The National Security Agency (NSA) is “the Enron of the U.S. intelligence community,” according to former NSA whistle-blower Thomas Drake. He cited widespread corruption and inefficiency in a cancelled $1.2 billion surveillance and data retention program.
The project, called Trailblazer, was several hundred million dollars over-budget and months off-schedule. After NSA Director Michael Hayden admitted this to Congress in 2005, the NSA cancelled Trailblazer in 2006. However, Mr. Drake reveals that the agency was guilty of much more than it let on.
Hayden had rejected a $3 million project called Thinthread (over $1 billion less expensive than Trailblazer) that offered to collect the same data as Trailblazer. Drake attributes such a seemingly irrational choice to the self-serving intelligence community culture, “Careers are built on projects and programs. The bigger, the better the career.”
Drake described Trailblazer as “a feeding frenzy” for numerous contractors to simply take taxpayer money and provide few results. Although accountability is not a trait the government has in spades, offices with classified budgets like the NSA present an especially tough challenge for whistle-blowers like Mr. Drake. He described the NSA’s budget as “unauditable … It was very difficult to determine where most of the money was going except at a very general level.” As a result, NSA officials and their contractors found it easy to line their pockets with taxpayer money.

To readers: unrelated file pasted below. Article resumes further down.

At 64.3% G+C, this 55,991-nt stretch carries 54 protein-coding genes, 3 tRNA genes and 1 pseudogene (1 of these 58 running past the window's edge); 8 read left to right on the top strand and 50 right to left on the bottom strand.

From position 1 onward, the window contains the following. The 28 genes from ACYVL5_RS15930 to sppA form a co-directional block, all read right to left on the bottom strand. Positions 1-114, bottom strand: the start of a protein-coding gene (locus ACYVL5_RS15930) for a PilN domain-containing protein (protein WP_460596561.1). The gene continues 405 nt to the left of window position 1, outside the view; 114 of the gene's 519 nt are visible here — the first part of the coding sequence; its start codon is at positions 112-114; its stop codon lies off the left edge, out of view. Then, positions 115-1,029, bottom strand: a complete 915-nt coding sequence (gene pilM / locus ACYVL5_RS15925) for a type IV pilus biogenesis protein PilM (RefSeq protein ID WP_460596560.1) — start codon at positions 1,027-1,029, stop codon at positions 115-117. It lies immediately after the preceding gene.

After Drake addressed the matter with his supervisors, met with Congressional Intelligence Committees, and filed a report with the Inspector General, the NSA continued to deny the fraud and abuse within the Trailblazer program. Frustrated by a lack of internal accountability, Drake shared unclassified information about the case with a Baltimore Sun reporter. Once news of the scandal went public, the FBI raided Drake’s house and charged him for keeping classified documents at home, under the Espionage Act — a statute with severe consequences. Drake explains that the government pursued such harsh prosecution despite his respectable intentions because high-ranking bureaucrats wanted to send a message to all other whistle-blowers: “Do not speak truth to power, we will hammer you.”
Last month, the Department of Justice rescinded the charges because it didn’t want to risk making sensitive information available to the public during trial. Drake pleaded guilty to a misdemeanor.
Contrary to his cries for more government transparency and accountability, President Obama has prosecuted more government leakers under the Espionage Act than any other U.S. president. Keeping an agenda crammed with reckless spending and inefficiencies away from the public eye seems like a logical motive.